PITTSBURGH: The winning team went nearly two full periods without a shot. The hottest goaltender in the playoffs was only tested 11 times in 58 minutes — and lost.
No wonder Pittsburgh Penguins coach Mike Sullivan described his team’s 5-3 victory over Nashville in Game 1 of the Stanley Cup Final as “bizarre.”
And that doesn’t even include the catfish tossed onto the ice by a Predators fan at PPG Paints Arena in the middle of the second period. The fish that splatted on the Nashville blue line earned the thrower three misdemeanor charges and also came as close to Predators goaltender Pekka Rinne as anything the Penguins managed during 20 minutes in which the highest-scoring team in the league couldn’t even muster a single shot.
“It’s not always pretty,” Sullivan said Tuesday. “We don’t get points for style. But what I love about our team is that we find ways to win, we compete.”
True, though for the majority of Game 1, the competition was pretty one-sided. The Predators controlled the pace and the puck, just not the scoreboard. It left the guys from “Smashville” in a new position for the first time since they began their mad dash to the final a month ago: chaser instead of chasee as Game 2 looms on Wednesday night.
“Now we face a little adversity,” said defenseman Ryan Ellis, who scored the first Stanley Cup Final goal in team history. “We see what kind of group and character we have to bounce back.”
The Predators haven’t dropped consecutive games in the postseason and their four previous losses were pretty easy to explain. What happened on Monday night was not. The only area where the Predators weren’t markedly better than the defending Stanley Cup champions is the only one that really matters.
“Everything was there that we liked but the result,” Ellis said.
Ellis described the Predators as more disappointed than mad. You can probably add baffled to the list. They became the first team since the NHL began tracking the stat in 1957 to hold a team without a shot for an entire period during the Stanley Cup Final. The gulf actually stretched 37 minutes in all, which sounds like a perfect way for the opponent to win.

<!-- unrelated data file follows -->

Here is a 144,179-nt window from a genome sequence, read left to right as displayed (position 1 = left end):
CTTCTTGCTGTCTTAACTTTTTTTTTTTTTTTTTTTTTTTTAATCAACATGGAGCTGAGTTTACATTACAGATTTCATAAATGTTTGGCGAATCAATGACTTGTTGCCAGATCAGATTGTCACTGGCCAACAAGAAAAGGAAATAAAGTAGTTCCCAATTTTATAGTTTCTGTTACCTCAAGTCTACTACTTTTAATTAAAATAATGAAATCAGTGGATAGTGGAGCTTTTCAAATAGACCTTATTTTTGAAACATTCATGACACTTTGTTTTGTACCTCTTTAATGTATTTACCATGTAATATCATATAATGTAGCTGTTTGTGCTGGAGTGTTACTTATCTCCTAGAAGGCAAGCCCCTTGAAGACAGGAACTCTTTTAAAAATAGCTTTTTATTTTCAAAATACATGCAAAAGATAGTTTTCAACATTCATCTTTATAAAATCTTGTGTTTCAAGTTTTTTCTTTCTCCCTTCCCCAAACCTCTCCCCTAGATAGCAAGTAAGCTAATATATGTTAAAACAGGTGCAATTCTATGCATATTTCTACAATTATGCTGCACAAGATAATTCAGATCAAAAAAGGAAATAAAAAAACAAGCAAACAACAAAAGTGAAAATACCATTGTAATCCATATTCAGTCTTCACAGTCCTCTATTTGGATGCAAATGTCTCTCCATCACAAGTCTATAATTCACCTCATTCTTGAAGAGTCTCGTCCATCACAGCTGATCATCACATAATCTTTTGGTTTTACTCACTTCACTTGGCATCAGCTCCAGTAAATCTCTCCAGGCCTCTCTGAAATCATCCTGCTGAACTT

Except the streak was bookended by goals. The first, a ricochet off Predators defenseman Mattias Ekholm, gave the Penguins a 3-0 lead with 17 seconds left in the first period. The second, a sniper shot by Penguins rookie Jake Guentzel exactly 37 minutes later, put the Penguins back in front to stay at 4-3.
The angst the Predators felt isn’t new to those who face the Penguins. The Penguins were outshot throughout the first two rounds of the playoffs. It didn’t stop them from knocking off the Columbus Blue Jackets in five games and the Washington Capitals in seven. There’s a bit of a changeling quality to this group as opposed to the one that beat the San Jose Sharks in six games to win the Cup last spring.
Sullivan calls it the ability to “win games different ways,” but what happened in Game 1 seems borderline impossible. The Penguins understand they were equal parts lucky and good. They also understand they can’t afford to have their offense go dormant for nearly two periods.
“We know that’s not necessarily the way you want to play the game every night,” Penguins star Sidney Crosby said.
The Predators are more focused on the process than the end product. Save for a bumpy stretch near the end of the first period where the Penguins scored three times, the Predators did exactly what they wanted to do. Defenseman P.K. Subban pointed to the response after falling behind by three as proof the stage is not too big.
“It’s easy in a Stanley Cup game to come back in the room, everybody is quiet, nerves,” Subban said. “But that’s not our hockey club. We know how good we can be. The way we responded was typical Nashville Predators.”